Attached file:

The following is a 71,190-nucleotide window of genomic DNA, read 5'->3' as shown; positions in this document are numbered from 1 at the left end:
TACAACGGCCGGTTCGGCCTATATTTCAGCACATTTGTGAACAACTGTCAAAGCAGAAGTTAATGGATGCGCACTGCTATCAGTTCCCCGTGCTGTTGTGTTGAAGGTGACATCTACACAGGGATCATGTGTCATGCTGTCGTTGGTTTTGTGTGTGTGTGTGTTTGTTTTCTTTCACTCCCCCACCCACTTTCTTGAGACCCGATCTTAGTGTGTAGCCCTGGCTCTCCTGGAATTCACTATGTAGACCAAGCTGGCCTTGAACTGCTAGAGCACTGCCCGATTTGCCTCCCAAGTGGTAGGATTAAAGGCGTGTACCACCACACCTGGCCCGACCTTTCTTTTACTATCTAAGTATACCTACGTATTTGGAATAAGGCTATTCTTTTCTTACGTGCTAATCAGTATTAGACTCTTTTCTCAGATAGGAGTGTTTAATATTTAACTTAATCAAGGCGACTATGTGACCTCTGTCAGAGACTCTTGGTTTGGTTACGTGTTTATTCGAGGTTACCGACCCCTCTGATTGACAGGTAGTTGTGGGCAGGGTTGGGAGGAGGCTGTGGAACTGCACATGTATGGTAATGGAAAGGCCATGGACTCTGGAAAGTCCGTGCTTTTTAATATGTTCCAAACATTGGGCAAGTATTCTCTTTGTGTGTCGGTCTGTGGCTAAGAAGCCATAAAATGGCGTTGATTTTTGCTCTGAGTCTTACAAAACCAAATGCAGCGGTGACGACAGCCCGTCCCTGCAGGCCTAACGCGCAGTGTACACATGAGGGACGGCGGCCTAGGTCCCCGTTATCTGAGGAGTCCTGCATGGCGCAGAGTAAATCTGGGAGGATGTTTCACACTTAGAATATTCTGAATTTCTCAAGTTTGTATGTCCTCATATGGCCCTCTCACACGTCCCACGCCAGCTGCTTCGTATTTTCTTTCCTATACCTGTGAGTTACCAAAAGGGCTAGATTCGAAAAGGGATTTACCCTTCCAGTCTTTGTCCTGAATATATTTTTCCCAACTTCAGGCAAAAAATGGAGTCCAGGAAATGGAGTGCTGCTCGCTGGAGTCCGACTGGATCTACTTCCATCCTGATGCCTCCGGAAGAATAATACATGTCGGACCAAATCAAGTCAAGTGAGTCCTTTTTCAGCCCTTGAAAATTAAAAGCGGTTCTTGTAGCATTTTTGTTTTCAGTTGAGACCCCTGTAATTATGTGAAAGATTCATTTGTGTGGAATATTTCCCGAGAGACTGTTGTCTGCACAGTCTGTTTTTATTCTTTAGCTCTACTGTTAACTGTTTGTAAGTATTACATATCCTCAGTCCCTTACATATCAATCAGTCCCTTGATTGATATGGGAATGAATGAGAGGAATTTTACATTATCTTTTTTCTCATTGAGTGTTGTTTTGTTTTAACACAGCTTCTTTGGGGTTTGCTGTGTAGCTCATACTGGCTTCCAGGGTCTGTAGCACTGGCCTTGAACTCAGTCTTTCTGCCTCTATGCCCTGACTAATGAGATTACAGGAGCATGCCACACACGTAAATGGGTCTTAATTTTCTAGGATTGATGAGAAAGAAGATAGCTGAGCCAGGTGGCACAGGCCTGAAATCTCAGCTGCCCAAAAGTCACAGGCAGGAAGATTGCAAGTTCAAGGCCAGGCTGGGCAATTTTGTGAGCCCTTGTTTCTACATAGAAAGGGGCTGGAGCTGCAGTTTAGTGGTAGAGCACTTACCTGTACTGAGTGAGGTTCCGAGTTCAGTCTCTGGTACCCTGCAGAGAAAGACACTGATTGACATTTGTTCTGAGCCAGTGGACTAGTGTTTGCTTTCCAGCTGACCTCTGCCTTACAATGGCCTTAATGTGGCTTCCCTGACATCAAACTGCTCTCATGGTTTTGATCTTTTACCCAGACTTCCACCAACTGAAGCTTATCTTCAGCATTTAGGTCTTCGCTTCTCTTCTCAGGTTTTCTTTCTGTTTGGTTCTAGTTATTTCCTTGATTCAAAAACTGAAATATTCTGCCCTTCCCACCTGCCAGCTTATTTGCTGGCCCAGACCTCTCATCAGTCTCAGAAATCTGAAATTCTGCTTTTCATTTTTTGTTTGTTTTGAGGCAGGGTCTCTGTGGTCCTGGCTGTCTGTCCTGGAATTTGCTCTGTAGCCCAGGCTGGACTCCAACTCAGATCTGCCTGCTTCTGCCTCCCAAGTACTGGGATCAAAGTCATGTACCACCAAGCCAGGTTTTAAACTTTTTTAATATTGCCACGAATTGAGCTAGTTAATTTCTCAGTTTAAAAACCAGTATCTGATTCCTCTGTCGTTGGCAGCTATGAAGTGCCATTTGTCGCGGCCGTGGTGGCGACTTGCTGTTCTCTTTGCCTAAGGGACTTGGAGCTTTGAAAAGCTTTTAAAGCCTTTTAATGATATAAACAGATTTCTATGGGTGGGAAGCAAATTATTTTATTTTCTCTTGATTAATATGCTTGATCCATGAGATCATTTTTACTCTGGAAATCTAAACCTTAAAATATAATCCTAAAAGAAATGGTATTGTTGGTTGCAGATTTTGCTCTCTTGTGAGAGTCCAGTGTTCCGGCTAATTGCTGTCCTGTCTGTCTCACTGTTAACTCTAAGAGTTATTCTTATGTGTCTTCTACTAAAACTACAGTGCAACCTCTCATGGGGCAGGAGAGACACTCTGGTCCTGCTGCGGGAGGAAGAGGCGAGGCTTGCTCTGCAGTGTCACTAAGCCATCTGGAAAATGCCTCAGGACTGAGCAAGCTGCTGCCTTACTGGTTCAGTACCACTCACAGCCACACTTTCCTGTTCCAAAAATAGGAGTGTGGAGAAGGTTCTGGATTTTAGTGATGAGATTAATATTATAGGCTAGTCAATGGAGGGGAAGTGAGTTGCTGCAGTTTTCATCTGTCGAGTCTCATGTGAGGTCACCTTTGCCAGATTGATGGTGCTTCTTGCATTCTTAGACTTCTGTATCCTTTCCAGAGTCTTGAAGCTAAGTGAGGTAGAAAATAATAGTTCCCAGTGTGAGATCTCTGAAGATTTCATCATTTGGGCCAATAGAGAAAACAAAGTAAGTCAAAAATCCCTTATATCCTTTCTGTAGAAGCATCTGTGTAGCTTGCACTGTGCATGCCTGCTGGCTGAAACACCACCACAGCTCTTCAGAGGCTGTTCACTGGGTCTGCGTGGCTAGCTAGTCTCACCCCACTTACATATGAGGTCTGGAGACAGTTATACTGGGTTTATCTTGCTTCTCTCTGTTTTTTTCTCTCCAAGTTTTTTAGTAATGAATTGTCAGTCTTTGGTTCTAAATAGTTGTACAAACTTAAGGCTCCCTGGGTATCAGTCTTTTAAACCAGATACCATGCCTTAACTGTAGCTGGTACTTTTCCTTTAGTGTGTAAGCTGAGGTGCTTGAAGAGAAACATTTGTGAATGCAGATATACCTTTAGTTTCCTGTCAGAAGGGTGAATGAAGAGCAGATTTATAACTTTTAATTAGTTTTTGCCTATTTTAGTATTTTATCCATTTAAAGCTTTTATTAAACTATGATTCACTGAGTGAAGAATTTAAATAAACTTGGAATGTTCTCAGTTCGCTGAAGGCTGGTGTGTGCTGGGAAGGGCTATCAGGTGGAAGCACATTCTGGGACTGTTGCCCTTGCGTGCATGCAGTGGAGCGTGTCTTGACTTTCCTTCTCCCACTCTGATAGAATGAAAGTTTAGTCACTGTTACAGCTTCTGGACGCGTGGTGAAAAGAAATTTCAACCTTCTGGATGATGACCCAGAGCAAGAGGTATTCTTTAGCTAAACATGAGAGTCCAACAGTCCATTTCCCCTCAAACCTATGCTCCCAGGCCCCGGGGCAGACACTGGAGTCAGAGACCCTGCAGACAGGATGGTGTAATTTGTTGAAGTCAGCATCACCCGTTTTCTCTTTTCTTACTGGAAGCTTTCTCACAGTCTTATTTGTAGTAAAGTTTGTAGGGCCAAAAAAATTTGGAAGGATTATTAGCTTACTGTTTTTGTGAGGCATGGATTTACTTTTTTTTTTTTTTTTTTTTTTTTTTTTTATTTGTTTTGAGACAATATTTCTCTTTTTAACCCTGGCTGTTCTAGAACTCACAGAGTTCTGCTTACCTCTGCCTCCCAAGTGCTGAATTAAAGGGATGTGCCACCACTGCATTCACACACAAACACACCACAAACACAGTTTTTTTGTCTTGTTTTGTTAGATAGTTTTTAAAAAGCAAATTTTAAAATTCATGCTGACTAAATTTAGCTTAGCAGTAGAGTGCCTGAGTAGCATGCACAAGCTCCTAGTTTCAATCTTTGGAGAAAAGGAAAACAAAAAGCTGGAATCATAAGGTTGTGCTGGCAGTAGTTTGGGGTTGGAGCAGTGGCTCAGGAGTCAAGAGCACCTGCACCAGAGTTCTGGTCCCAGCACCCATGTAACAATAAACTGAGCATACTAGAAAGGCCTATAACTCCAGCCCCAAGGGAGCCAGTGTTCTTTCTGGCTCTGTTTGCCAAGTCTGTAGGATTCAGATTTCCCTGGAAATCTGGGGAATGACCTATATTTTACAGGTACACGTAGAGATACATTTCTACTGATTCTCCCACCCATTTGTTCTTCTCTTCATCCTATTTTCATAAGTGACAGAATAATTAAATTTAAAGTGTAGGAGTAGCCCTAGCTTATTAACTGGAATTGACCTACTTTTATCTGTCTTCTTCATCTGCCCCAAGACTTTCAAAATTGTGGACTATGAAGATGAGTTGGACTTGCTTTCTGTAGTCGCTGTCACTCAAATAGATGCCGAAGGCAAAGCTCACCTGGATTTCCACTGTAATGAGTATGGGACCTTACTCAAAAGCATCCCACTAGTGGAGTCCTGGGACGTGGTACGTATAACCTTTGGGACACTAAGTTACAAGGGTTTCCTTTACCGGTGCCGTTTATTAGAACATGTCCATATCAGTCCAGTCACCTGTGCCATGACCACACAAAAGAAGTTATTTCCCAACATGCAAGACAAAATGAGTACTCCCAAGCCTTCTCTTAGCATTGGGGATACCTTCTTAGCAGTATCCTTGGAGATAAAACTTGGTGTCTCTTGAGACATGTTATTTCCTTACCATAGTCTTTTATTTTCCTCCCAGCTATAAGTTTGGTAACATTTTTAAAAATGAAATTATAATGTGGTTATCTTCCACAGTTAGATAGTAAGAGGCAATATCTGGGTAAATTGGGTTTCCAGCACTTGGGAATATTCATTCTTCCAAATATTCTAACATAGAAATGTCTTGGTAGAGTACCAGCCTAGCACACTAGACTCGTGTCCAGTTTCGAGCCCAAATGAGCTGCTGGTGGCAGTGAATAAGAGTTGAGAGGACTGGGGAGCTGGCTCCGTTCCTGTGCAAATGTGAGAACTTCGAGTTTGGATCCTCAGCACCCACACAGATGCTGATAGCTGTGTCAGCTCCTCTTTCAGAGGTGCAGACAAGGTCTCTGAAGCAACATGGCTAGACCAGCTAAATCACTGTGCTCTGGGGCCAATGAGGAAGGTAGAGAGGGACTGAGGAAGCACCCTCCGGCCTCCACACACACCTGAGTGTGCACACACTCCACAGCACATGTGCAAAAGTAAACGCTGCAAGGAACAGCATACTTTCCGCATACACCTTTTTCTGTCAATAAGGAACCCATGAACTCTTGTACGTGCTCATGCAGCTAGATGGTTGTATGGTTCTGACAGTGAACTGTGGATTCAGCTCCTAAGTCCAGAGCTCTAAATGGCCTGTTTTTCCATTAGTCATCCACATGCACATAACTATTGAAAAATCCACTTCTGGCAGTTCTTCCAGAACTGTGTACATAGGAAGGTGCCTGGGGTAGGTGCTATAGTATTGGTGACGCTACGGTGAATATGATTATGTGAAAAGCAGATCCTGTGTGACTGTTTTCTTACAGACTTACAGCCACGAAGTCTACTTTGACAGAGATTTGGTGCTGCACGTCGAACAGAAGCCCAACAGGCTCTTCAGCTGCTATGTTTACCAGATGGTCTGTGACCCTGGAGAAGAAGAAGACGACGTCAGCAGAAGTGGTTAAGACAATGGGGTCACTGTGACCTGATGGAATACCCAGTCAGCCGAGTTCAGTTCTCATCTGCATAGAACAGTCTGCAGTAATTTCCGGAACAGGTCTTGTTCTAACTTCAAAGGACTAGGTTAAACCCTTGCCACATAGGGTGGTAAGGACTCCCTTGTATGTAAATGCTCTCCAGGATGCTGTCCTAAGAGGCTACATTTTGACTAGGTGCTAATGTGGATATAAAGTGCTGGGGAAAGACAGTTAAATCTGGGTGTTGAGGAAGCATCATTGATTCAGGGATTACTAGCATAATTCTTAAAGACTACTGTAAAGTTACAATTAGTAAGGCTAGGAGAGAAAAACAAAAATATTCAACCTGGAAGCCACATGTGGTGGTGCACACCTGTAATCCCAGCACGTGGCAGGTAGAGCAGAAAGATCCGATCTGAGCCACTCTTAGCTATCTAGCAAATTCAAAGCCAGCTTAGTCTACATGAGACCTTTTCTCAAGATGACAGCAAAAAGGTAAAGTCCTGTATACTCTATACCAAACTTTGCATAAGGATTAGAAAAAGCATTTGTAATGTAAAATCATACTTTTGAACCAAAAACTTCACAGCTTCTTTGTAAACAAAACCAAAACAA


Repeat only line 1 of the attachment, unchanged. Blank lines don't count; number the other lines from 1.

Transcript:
The following is a 71,190-nucleotide window of genomic DNA, read 5'->3' as shown; positions in this document are numbered from 1 at the left end: